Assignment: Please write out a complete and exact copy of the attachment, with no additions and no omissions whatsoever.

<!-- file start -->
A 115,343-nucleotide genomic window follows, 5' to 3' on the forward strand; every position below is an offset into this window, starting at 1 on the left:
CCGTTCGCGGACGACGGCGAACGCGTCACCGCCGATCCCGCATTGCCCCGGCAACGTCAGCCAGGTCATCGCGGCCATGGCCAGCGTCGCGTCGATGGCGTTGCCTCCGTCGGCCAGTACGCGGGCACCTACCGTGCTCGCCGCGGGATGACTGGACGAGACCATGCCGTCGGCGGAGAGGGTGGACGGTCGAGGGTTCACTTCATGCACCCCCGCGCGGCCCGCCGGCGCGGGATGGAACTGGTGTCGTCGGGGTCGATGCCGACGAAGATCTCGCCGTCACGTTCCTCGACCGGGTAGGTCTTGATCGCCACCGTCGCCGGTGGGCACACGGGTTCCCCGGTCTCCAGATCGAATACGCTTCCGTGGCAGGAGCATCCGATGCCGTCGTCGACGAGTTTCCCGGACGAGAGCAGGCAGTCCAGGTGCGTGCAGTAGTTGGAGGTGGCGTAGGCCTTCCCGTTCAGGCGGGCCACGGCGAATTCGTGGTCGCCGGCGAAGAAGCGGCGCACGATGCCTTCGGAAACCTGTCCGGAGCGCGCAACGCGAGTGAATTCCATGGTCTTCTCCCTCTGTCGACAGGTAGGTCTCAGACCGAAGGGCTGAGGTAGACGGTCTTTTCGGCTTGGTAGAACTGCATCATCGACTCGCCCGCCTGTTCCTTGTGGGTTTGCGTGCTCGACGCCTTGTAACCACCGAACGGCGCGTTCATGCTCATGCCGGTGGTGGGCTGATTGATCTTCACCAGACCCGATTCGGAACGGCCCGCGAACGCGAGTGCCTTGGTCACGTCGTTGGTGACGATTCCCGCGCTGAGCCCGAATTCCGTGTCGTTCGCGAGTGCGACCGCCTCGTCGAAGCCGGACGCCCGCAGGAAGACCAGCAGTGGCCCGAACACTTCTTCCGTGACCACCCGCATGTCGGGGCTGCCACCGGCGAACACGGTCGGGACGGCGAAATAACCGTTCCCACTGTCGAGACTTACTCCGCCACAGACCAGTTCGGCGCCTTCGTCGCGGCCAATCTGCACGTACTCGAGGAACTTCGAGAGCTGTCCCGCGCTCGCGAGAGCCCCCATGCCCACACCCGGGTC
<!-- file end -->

A 115,343-nucleotide genomic window follows, 5' to 3' on the forward strand; every position below is an offset into this window, starting at 1 on the left:
CCGTTCGCGGACGACGGCGAACGCGTCACCGCCGATCCCGCATTGCCCCGGCAACGTCAGCCAGGTCATCGCGGCCATGGCCAGCGTCGCGTCGATGGCGTTGCCTCCGTCGGCCAGTACGCGGGCACCTACCGTGCTCGCCGCGGGATGACTGGACGAGACCATGCCGTCGGCGGAGAGGGTGGACGGTCGAGGGTTCACTTCATGCACCCCCGCGCGGCCCGCCGGCGCGGGATGGAACTGGTGTCGTCGGGGTCGATGCCGACGAAGATCTCGCCGTCACGTTCCTCGACCGGGTAGGTCTTGATCGCCACCGTCGCCGGTGGGCACACGGGTTCCCCGGTCTCCAGATCGAATACGCTTCCGTGGCAGGAGCATCCGATGCCGTCGTCGACGAGTTTCCCGGACGAGAGCAGGCAGTCCAGGTGCGTGCAGTAGTTGGAGGTGGCGTAGGCCTTCCCGTTCAGGCGGGCCACGGCGAATTCGTGGTCGCCGGCGAAGAAGCGGCGCACGATGCCTTCGGAAACCTGTCCGGAGCGCGCAACGCGAGTGAATTCCATGGTCTTCTCCCTCTGTCGACAGGTAGGTCTCAGACCGAAGGGCTGAGGTAGACGGTCTTTTCGGCTTGGTAGAACTGCATCATCGACTCGCCCGCCTGTTCCTTGTGGGTTTGCGTGCTCGACGCCTTGTAACCACCGAACGGCGCGTTCATGCTCATGCCGGTGGTGGGCTGATTGATCTTCACCAGACCCGATTCGGAACGGCCCGCGAACGCGAGTGCCTTGGTCACGTCGTTGGTGACGATTCCCGCGCTGAGCCCGAATTCCGTGTCGTTCGCGAGTGCGACCGCCTCGTCGAAGCCGGACGCCCGCAGGAAGACCAGCAGTGGCCCGAACACTTCTTCCGTGACCACCCGCATGTCGGGGCTGCCACCGGCGAACACGGTCGGGACGGCGAAATAACCGTTCCCACTGTCGAGACTTACTCCGCCACAGACCAGTTCGGCGCCTTCGTCGCGGCCAATCTGCACGTACTCGAGGAACTTCGAGAGCTGTCCCGCGCTCGCGAGAGCCCCCATGCCCACACCCGGGTC